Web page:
After the revolution-even before drafting a new constitution or establishing parliament-the revolutionary councils changed the laws. When I first read the Islamic Penal Code instituted after the revolution, I couldn’t believe my eyes. The drafters of this document had effectively taken us back 1,400 years.

Before the revolution, I was a presiding judge. When the revolution broke out, I was initially on the side of the revolutionaries and I believed in their cause. I was shocked when the revolutionaries decided that women could no longer hold my position. I was demoted to secretary-while many of my male colleagues who were not as professionally qualified were appointed judges…

In the “green movement” protests after June 2009’s disputed presidential elections, the world witnessed how many Iranian women were on the streets, and how strong our feminist movement is. More than 65% of university students are women, many university professors are women, and women are present in all important and sensitive social positions.

However, the law that is being enforced in Iran today does not consider women to be full human beings. Instead, it ascribes to women a value half that of a man. The testimony of two women in court equals the testimony of one man, for example. A man can marry four wives and can divorce his wife at will, but initiating divorce can be very difficult for a woman. A married woman even needs her husband’s written consent to travel…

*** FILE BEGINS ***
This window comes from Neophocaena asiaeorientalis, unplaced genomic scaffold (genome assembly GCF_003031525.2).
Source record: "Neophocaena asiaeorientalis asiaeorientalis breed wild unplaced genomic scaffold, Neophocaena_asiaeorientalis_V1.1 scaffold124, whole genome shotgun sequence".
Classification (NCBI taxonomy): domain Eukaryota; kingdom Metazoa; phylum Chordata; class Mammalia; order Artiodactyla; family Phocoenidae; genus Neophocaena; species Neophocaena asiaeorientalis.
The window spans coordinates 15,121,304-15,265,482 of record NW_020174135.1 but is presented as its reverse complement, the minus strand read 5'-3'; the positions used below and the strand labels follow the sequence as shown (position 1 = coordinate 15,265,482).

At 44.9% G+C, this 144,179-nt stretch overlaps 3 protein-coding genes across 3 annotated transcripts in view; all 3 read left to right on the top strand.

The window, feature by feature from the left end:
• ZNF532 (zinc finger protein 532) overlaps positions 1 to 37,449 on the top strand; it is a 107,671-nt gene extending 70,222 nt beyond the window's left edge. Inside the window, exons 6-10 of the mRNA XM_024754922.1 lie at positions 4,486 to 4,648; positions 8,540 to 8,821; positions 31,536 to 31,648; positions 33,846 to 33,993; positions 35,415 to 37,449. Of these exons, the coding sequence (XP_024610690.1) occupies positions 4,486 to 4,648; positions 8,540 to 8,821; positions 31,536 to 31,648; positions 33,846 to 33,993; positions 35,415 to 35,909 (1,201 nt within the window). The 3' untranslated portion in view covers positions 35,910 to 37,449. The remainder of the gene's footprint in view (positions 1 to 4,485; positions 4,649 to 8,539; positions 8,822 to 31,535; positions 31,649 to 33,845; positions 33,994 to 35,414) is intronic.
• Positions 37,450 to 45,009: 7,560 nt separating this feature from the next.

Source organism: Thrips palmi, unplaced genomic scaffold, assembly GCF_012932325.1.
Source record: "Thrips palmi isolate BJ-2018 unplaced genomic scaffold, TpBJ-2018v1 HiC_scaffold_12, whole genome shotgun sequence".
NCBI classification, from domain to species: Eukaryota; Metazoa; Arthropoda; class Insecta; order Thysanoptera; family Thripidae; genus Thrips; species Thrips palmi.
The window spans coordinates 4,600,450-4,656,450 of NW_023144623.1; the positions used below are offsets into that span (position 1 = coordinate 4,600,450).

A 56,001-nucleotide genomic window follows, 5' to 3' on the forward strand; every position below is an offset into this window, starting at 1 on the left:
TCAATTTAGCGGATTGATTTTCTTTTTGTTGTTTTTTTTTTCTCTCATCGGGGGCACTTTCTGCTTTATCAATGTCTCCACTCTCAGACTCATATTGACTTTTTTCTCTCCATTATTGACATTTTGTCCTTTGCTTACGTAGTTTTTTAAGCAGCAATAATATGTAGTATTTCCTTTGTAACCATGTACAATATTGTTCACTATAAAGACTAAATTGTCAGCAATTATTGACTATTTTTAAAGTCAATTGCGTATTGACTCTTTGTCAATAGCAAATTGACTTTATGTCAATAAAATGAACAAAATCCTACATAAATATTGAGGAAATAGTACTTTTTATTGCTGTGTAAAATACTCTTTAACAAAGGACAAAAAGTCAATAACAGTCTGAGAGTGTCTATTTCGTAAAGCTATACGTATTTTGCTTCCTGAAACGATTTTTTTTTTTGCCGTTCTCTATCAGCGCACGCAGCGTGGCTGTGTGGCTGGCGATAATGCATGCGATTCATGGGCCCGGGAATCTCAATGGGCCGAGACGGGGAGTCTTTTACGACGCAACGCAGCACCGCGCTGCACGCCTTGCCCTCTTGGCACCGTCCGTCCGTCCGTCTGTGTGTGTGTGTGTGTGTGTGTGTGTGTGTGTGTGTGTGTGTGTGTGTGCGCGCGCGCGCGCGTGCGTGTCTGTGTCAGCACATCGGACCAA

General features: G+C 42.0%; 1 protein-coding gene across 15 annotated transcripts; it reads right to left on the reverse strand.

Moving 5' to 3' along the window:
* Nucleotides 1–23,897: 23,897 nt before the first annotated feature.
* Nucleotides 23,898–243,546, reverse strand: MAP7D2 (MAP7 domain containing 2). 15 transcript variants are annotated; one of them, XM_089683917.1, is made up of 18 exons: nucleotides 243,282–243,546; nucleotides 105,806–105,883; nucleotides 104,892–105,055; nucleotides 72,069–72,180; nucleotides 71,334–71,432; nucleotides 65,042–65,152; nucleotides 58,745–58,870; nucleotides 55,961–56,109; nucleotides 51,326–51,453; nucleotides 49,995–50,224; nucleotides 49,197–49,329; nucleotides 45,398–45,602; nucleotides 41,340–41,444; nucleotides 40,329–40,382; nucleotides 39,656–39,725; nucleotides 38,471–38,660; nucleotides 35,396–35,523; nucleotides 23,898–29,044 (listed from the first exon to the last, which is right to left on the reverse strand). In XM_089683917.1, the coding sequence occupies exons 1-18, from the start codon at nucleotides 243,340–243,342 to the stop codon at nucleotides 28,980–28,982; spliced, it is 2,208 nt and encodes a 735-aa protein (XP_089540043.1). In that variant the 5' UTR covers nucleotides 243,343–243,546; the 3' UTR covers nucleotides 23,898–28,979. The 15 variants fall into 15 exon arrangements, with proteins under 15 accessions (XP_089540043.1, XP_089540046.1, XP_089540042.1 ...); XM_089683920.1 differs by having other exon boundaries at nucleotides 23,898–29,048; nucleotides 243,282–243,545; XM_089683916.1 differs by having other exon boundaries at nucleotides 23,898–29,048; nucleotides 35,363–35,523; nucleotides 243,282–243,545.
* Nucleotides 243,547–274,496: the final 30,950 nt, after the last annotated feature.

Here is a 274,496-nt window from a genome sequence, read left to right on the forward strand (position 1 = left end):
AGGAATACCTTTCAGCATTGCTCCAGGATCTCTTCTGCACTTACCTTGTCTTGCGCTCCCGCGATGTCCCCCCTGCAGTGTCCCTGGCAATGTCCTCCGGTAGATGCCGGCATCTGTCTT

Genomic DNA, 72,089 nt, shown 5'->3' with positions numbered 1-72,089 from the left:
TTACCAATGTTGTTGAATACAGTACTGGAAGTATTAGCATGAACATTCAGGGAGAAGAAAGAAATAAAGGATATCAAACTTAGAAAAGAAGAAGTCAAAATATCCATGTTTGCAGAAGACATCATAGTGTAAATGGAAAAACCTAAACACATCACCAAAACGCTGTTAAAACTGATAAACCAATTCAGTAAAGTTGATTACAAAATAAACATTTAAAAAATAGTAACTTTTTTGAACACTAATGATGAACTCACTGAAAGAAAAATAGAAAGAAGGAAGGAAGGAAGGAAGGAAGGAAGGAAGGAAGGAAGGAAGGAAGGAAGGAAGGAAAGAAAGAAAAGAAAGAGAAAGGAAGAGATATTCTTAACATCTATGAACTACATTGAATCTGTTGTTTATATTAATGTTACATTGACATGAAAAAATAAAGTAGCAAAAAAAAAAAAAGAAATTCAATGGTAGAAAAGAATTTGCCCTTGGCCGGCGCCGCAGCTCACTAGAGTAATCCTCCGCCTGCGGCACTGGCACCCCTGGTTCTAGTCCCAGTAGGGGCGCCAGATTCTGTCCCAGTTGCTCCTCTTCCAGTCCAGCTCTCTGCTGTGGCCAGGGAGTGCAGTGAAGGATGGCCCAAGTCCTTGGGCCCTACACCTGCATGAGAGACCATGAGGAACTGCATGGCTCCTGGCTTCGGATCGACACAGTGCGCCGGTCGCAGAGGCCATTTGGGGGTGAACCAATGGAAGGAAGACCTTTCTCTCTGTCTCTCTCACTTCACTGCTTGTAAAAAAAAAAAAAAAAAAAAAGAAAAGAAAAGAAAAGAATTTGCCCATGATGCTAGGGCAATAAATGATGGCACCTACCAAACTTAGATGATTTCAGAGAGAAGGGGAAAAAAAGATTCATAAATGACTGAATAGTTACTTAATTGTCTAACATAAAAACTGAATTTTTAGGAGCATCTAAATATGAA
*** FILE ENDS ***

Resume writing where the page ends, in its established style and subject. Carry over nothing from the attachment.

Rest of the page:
The world was horrified by the case of Sakineh Mohammadi Ashtiani, an Iranian woman who was sentenced to death by stoning for allegedly committing adultery. Sadly, there are many similar cases that people outside Iran do not even know about. For 25 years, I have lent my voice to campaigns by women’s rights advocates, lawyers and other activists seeking to ban corporal punishments such as stoning, flogging or cutting off hands…

I have paid a high personal price for my involvement in the struggle for human rights in Iran and women’s rights in particular. I have been living in forced exile since June 2009. My husband is still in Iran, where he has been imprisoned and tortured to force him to speak out against me. My sister has also been imprisoned, and other family members are regularly harassed and threatened.

Just this month, my longtime colleague, the courageous lawyer Abdolfattah Soltani, was unjustly sentenced to 18 years in prison.

I hope that in the Arab countries where people have risen against dictatorships and overthrown them, they will reflect and learn from what happened to us in Iran. My recommendation to Arab women is to focus on strengthening civil-society institutions and to familiarize themselves with religious discourse, so they can demonstrate that leaders who rely on religious dogma that sets women’s rights back are doing so to consolidate power…”

The New York Times has also published an article on March 7, “Arab Spring Fails to Allay Women’s Anxieties” that highlights worrying trends for women.

Sharyn Mittelman